A School District 8 report has found up to 40 per cent of student fees aren’t being paid by families, which is driving expenses up for schools that offer electives.
Trustees requested a review of student fees in June to check they were fair and compliant with the School Act, which states school boards must provide “educational resource materials necessary to participate in the educational program.”
The act also allows schools to charge cost recovery for additional expenses in extracurricular programs, such as instrumental rentals for music classes or sports teams’ transportation costs.
The report, completed by consultant Laurie Rice, found no issues with School District 8’s fees, but principals surveyed said between five and 40 per cent of fees aren’t being paid by families.
The district asks families to pay for classroom supply fees, which at the start of an academic year can include items like agendas and stationary the district buys in bulk. But those fees, as well as the ones for elective classes, are covered 100 per cent by the district if families either can’t pay or decline to.
Fees are also offset for the district by the education ministry’s $60-million Student and Family Affordability Fund, a one-time fund announced last August that pays for meal programs, supplies and activity fees.
Superintendent Trish Smillie said the district doesn’t want financial hardship at home to impact student learning, even if it is for extras like field trip costs.
“Education is a right and as a result, the schools are provided to provide an education free of charge. But it is nice for students to have something over and above what is necessary to just educate and graduate.”
But the report also found that footing the bill for student fees is having consequences.
Principals cited inflation on supply and service costs as a concern, and those at smaller schools said they were concerned about not being able to provide the same learning opportunities as their larger counterparts if fees were being paid out of their budgets.
Smillie said she thinks the report’s conclusions are accurate. School budgets include considerations like transportation needs, but are mostly set by full-time equivalent hours of students in class. Fewer students, therefore, means less money for a school to work with.
“What happens is if you have a smaller group of children in a rural school, it’s those families that are fundraising in a smaller setting and may not have the same opportunity to fundraise and then provide some of those special opportunities for students,” said Smillie.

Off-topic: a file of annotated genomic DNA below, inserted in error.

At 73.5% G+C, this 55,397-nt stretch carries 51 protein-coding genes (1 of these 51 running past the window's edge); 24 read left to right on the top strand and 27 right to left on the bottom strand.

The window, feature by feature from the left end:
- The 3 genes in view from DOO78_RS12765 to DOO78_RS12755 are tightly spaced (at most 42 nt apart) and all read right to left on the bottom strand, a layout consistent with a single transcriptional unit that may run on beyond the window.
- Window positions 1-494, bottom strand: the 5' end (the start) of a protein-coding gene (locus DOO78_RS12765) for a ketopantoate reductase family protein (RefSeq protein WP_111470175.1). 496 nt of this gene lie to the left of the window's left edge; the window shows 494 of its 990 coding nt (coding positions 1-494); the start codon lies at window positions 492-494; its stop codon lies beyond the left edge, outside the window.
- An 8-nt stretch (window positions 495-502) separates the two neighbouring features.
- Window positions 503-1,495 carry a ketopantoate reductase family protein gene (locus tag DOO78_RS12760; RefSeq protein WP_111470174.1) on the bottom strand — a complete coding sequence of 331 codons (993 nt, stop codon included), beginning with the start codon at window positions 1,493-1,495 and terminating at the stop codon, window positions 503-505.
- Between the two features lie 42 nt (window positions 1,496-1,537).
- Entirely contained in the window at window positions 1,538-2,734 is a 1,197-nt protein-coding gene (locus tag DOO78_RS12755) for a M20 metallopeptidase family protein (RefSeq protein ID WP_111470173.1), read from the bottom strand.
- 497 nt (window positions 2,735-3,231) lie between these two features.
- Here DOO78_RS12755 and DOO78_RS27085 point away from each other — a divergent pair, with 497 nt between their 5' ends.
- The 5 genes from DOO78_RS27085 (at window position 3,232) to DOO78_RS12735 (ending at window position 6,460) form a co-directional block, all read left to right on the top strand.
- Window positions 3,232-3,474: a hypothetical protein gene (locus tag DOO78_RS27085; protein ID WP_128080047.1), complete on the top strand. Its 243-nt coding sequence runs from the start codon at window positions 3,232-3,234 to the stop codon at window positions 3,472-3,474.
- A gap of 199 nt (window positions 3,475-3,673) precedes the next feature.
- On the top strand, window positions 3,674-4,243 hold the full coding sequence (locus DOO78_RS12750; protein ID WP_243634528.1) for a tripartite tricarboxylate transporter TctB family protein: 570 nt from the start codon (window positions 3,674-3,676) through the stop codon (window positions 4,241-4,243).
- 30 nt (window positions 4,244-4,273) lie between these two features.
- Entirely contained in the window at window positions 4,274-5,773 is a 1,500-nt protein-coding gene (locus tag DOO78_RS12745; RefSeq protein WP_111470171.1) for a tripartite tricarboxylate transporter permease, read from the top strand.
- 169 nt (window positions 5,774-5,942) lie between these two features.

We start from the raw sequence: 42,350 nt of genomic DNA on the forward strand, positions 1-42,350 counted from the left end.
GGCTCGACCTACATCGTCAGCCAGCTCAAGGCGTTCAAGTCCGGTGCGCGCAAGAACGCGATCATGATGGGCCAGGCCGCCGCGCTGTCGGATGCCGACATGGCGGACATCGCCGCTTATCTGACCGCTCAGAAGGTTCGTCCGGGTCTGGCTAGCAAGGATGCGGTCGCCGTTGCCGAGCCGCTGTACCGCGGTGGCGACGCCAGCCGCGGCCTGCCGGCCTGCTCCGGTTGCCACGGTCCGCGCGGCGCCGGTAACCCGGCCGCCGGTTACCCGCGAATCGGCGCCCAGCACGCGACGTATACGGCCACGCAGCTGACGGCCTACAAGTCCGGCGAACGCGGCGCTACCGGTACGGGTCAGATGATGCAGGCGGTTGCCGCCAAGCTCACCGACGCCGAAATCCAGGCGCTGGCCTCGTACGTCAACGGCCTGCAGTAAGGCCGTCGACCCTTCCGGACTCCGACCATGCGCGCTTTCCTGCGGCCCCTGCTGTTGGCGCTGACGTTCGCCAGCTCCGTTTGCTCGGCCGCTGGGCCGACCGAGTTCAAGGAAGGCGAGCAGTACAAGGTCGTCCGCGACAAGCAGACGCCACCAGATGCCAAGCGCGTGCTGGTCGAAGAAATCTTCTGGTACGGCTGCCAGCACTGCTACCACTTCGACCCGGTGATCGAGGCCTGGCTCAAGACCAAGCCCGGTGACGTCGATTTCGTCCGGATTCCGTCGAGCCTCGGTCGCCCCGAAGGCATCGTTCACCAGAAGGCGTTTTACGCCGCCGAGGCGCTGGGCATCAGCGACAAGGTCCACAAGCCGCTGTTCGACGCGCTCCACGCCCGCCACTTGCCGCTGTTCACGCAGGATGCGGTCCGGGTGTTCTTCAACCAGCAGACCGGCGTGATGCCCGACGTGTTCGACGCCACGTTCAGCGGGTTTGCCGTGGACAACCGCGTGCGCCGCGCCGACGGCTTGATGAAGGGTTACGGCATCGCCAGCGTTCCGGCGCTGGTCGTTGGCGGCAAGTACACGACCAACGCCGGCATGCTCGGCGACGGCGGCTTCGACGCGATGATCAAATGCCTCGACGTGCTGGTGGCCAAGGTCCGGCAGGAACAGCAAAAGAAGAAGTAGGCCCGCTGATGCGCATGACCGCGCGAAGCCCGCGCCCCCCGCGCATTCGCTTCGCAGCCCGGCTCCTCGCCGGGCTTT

L.V. Rogers interim principal Tamara Malloff said the lack of school fees is most felt by electives.
Fundraising by parent advisory committees, Malloff said, helps with extracurricular fees. But any courses with consumables, such as food and shop classes, are becoming more costly for schools to maintain. (Malloff added no electives are currently in danger of being dropped from the curriculum.)
Malloff said the high school has a no-questions-asked policy to student needs, and has made some cost-cutting measures including removing locker fees and dropping the price of the outdoor education program ATLAS by $1,000. But she also acknowledged the financial pressures of that approach.
“We want to make sure that every student has an opportunity to think of graduation requirements and that teachers have the opportunity to teach courses, so it is tight.”
Unpaid fees are less of an issue at elementary schools, where there are no electives offered.
Canyon-Lister, with 130 students, is among the smaller schools in the district. Principal Laury Carriere said the school charges $40 annually for supplies that are bought in bulk, which is cheaper for parents than if they were to buy their own.
Fundraising by Canyon-Lister’s PAC subsidizes the cost of school photos and contributes to an annual activity day in June.
“The amount of money that we collect for school fees is just the cost recovery for school supplies anyway, and so we’ve never used any of that for school programming,” said Carriere.
The consultant’s report found no evidence that schools are charging unnecessary fees, or that they are saving surplus fees to be used in following academic years.
It suggested changing the term fees to “cost recovery charges,” but made no other recommendations.
@tyler_harper | firstname.lastname@example.org
Like us on Facebook and follow us on Twitter.